therefore the king of France would reserve Strasbourg, and unite it, with its dependencies, to his crown for ever that in other respects he would adhere to the project, and restore Barcelona to the crown of Spain; but that these terms must be accepted in twenty days, otherwise he should think himself at liberty to recede. The ministers of the electors, and princes of the empire, joined in a written remonstrance to the Spanish plenipotentiaries, representing the inconveniences and dangers that would accrue to the Germanic body from France's being in possession of Luxembourg, and exhorting them in the strongest terms to reject all offers of an equivalent for that province. They likewise presented another to the states-general, requiring them to continue the war, according to their engagements, until France should have complied with the preliminaries. No regard, however, was paid to either of these addresses. Then the imperial ambassadors demanded the good offices of the mediator, on certain articles: but all that he could obtain of France was, that the term for adjusting the peace between her and the emperor should be prolonged till the 1st day of November, and in the meantime an armistice be punctually observed. Yet even these concessions were made, on condition that the treaty with England, Spain, and Holland, should be signed on that day, even though the emperor and empire should not concur.

§ LIV. Accordingly, on the 20th day of September, the articles were subscribed by the Dutch, English, Spanish, and French ambassadors, while the imperial ministers protested against the transaction, observing, this was the second time that a separate peace had been concluded with France; and that the states of the em pire, who had been imposed upon through their own credulity, would not for the future be so easily persuaded to engage in confederacies. In certain preparatory articles settled between England and France, king William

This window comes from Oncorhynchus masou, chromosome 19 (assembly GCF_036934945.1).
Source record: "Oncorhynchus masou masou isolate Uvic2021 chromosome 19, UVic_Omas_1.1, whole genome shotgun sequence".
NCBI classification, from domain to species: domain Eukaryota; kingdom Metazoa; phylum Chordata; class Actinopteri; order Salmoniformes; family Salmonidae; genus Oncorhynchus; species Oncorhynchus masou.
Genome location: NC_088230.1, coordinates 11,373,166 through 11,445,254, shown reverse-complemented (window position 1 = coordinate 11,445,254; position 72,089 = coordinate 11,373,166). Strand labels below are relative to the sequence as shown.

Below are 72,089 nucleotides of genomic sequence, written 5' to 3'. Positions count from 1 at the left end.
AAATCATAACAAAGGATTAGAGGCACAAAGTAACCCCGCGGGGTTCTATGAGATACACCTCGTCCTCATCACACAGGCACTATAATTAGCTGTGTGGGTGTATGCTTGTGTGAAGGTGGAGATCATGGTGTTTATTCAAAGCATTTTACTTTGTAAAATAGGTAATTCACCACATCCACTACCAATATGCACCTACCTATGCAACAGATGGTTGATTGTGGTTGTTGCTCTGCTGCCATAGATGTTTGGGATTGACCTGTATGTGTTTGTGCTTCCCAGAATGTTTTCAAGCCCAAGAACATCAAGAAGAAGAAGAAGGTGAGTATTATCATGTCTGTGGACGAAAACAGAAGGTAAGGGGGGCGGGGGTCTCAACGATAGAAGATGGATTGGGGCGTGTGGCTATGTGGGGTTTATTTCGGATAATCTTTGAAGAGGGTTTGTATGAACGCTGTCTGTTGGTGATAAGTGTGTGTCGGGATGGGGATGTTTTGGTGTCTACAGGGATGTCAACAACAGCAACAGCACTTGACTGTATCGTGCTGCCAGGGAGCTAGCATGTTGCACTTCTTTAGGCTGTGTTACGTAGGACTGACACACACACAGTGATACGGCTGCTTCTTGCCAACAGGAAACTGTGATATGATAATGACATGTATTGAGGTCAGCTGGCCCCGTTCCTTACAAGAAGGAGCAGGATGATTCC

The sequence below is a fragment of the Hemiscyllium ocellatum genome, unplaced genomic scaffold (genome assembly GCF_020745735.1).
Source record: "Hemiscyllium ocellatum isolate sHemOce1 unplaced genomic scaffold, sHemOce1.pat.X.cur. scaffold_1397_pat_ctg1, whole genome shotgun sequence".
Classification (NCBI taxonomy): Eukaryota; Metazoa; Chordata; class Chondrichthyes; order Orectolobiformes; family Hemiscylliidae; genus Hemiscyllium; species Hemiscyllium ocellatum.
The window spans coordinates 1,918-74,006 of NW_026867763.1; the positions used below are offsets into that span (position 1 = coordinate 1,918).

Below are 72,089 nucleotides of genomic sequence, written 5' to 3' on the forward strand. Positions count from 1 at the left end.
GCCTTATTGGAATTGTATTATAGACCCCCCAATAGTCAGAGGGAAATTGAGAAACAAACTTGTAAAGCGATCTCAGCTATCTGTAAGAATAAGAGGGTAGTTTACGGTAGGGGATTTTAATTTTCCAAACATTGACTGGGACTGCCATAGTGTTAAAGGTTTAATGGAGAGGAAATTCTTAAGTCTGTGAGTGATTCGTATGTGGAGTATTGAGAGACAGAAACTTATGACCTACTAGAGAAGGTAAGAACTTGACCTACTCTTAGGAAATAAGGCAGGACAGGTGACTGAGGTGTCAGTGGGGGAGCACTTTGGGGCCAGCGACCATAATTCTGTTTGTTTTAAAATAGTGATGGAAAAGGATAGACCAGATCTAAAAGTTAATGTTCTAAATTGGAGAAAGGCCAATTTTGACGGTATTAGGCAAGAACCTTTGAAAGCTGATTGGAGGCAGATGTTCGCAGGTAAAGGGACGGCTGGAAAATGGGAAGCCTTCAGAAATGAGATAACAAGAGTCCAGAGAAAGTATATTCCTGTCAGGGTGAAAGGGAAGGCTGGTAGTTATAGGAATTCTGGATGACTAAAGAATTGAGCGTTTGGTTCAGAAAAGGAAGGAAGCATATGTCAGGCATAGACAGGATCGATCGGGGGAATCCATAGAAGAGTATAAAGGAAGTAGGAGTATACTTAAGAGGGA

promised to pay a yearly pension to queen Mary d'Esté of 50,000l. or such sum as should be established for that purpose by act of parliament. The treaty itself consisted of seventeen articles. The French king engaged, that he would not disturb or disquiet the king of Great Britain in the possession of his realms or government, nor assist his enemies, nor favour conspiracies against his person. This obligation was reciprocal. A free commerce was restored. Commissaries were appointed to meet at London, and settle the pretensions of each crown to Hudson's-bay, taken by the French during the late peace, and retaken by the English in the course of the war; and to regulate the limits of the places to be restored, as well as the exchanges to be made. It was like wise stipulated, that, in case of a rupture, six months should be allowed to the subjects of each power for removing their effects: that the separate articles of the treaty of Nimeguen, relating to the principality of Orange, should be entirely executed; and that the ́ratifications should be exchanged in three weeks from the day of signing. The treaty between France and Holland imported a general armistice, a perpetual amity, a mutual restitution, a reciprocal renunciation of all pretensions upon each other, a confirmation of the peace with Savoy, a re-establishment of the treaty concluded between France and Brandenburgh in the year 1679, a comprehension of Sweden, and all those powers that should be named before the ratification, or in six months after the conclusion of the treaty. Besides, the Dutch ministers concluded a treaty of commerce with France, which was immediately put in execution. Spain had great reason to be satisfied with the pacification, by which she recovered Gironne, Roses, Barcelona, Luxembourg, Charleroy, Mons, Courtray, and all the towns, fortresses, and territories, taken by the French in the province of Luxembourg, Namur, Brabant, Flanders, and Hainault, except eighty-two towns and villages